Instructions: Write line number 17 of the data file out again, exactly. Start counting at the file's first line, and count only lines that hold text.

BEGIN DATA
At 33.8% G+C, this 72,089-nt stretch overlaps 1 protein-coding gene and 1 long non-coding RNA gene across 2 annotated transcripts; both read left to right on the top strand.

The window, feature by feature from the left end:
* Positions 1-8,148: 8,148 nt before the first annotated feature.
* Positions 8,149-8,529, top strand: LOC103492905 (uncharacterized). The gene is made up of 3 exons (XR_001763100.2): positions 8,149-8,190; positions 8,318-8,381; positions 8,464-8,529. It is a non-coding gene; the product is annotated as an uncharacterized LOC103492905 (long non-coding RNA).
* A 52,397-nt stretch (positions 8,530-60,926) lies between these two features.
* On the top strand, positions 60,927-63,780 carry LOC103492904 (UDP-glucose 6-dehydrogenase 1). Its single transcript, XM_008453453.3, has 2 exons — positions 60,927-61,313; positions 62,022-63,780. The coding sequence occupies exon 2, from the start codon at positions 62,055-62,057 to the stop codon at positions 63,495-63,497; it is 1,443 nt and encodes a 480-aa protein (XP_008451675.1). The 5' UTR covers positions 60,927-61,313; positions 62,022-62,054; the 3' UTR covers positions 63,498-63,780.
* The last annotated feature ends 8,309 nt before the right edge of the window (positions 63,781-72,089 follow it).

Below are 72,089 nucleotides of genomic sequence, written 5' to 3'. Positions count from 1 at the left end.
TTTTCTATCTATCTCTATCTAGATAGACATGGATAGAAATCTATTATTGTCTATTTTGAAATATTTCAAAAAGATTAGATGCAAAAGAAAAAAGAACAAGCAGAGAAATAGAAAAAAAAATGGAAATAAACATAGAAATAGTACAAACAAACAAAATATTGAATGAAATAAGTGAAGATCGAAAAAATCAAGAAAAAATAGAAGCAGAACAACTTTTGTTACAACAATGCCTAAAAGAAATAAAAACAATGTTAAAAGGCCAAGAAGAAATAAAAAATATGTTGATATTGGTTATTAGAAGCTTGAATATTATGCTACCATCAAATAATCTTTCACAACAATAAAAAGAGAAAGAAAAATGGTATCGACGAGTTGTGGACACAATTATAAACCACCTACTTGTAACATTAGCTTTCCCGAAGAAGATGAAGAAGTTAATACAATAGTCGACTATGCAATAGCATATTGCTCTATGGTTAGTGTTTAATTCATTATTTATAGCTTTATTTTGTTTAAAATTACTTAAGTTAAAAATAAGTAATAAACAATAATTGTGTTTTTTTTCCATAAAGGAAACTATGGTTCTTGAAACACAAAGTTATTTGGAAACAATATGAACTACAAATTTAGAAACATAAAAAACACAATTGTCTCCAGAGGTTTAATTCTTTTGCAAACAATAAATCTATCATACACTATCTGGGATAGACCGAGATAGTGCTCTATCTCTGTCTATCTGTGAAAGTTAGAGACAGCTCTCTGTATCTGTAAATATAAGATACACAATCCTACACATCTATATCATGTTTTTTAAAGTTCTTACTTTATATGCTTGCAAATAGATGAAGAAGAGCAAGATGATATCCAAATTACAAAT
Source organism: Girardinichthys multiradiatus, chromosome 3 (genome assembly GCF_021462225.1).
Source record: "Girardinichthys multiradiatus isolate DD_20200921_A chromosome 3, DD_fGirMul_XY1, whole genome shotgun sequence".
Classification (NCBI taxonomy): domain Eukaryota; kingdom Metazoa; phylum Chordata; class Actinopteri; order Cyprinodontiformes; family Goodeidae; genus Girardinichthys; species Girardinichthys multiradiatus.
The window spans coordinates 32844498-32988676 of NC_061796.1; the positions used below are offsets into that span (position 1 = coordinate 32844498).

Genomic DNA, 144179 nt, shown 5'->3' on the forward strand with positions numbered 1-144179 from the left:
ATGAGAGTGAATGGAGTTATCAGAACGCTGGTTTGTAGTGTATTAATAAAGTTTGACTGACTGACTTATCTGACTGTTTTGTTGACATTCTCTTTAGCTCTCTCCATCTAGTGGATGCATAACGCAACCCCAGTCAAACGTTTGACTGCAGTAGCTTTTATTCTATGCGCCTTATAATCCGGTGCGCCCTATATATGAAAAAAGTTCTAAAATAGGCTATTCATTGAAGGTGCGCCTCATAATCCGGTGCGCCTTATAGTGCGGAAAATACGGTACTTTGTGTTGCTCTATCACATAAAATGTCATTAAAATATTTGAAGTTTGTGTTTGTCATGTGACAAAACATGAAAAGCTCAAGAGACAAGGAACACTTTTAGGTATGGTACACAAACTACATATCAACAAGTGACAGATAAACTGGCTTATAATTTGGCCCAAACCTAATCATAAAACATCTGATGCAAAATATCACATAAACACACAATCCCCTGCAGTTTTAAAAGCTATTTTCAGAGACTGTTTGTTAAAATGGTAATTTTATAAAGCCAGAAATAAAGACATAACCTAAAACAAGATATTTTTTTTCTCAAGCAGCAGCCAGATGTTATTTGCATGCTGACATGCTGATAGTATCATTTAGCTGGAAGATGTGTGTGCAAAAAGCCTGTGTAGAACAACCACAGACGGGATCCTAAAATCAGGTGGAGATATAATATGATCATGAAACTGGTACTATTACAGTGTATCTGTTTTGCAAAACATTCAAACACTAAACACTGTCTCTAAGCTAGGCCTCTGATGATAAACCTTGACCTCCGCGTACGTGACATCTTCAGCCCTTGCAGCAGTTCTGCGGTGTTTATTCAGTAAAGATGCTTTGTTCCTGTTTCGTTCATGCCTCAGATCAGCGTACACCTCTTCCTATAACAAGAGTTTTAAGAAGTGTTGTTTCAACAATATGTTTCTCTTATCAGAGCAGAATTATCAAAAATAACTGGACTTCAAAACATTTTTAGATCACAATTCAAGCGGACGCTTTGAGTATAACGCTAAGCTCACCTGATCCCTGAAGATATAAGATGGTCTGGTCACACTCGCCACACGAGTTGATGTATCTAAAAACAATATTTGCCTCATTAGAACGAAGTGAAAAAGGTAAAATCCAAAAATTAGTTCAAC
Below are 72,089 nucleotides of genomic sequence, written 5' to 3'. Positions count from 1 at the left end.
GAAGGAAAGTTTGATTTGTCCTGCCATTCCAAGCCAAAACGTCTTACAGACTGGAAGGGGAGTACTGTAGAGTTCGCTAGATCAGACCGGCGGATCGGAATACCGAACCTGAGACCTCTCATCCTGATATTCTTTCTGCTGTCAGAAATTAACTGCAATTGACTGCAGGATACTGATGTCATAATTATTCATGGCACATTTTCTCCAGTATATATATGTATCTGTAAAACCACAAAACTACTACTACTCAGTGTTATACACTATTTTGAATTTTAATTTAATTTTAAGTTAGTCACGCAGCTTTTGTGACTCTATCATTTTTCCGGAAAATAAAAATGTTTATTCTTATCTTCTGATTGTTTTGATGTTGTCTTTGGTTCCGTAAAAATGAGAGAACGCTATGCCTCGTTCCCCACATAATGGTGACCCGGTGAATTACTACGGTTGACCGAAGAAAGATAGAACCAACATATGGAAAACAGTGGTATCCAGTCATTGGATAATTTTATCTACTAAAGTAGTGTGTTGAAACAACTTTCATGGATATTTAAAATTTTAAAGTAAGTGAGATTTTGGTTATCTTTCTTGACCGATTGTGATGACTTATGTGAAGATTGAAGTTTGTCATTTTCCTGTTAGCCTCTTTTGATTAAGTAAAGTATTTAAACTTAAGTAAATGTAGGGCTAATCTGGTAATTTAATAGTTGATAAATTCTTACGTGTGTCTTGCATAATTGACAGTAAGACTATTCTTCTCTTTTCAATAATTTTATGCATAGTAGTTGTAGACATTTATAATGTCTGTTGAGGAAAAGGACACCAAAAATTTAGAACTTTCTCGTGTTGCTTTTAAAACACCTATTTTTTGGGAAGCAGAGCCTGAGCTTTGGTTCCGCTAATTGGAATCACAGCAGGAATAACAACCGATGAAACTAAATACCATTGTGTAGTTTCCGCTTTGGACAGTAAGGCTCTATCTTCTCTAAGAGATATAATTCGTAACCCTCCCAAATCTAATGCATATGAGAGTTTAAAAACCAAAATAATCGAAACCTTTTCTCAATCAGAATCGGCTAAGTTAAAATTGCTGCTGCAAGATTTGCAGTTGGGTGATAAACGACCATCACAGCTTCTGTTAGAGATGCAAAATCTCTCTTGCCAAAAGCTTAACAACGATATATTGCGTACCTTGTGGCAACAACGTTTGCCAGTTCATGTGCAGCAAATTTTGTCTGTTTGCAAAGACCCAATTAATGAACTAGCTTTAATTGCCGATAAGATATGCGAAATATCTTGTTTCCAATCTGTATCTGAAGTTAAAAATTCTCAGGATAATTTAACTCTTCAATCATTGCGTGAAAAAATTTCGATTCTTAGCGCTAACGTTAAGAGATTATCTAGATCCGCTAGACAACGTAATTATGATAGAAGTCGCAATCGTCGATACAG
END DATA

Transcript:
GAAGGAAAGTTTGATTTGTCCTGCCATTCCAAGCCAAAACGTCTTACAGACTGGAAGGGGAGTACTGTAGAGTTCGCTAGATCAGACCGGCGGATCGGAATACCGAACCTGAGACCTCTCATCCTGATATTCTTTCTGCTGTCAGAAATTAACTGCAATTGACTGCAGGATACTGATGTCATAATTATTCATGGCACATTTTCTCCAGTATATATATGTATCTGTAAAACCACAAAACTACTACTACTCAGTGTTATACACTATTTTGAATTTTAATTTAATTTTAAGTTAGTCACGCAGCTTTTGTGACTCTATCATTTTTCCGGAAAATAAAAATGTTTATTCTTATCTTCTGATTGTTTTGATGTTGTCTTTGGTTCCGTAAAAATGAGAGAACGCTATGCCTCGTTCCCCACATAATGGTGACCCGGTGAATTACTACGGTTGACCGAAGAAAGATAGAACCAACATATGGAAAACAGTGGTATCCAGTCATTGGATAATTTTATCTACTAAAGTAGTGTGTTGAAACAACTTTCATGGATATTTAAAATTTTAAAGTAAGTGAGATTTTGGTTATCTTTCTTGACCGATTGTGATGACTTATGTGAAGATTGAAGTTTGTCATTTTCCTGTTAGCCTCTTTTGATTAAGTAAAGTATTTAAACTTAAGTAAATGTAGGGCTAATCTGGTAATTTAATAGTTGATAAATTCTTACGTGTGTCTTGCATAATTGACAGTAAGACTATTCTTCTCTTTTCAATAATTTTATGCATAGTAGTTGTAGACATTTATAATGTCTGTTGAGGAAAAGGACACCAAAAATTTAGAACTTTCTCGTGTTGCTTTTAAAACACCTATTTTTTGGGAAGCAGAGCCTGAGCTTTGGTTCCGCTAATTGGAATCACAGCAGGAATAACAACCGATGAAACTAAATACCATTGTGTAGTTTCCGCTTTGGACAGTAAGGCTCTATCTTCTCTAAGAGATATAATTCGTAACCCTCCCAAATCTAATGCATATGAGAGTTTAAAAACCAAAATAATCGAAACCTTTTCTCAATCAGAATCGGCTAAGTTAAAATTGCTGCTGCAAGATTTGCAGTTGGGTGATAAACGACCATCACAGCTTCTGTTAGAGATGCAAAATCTCTCTTGCCAAAAGCTTAACAACGATATATTGCGTACCTTGTGGCAACAACGTTTGCCAGTTCATGTGCAGCAAATTTTGTCTGTTTGCAAAGACCCAATTAATGAACTAGCTTTAATTGCCGATAAGATATGCGAAATATCTTGTTTCCAATCTGTATCTGAAGTTAAAAATTCTCAGGATAATTTAACTCTTCAATCATTGCGTGAAAAAATTTCGATTCTTAGCGCTAACGTTAAGAGATTATCTAGATCCGCTAGACAACGTAATTATGATAGAAGTCGCAATCGTCGATACAG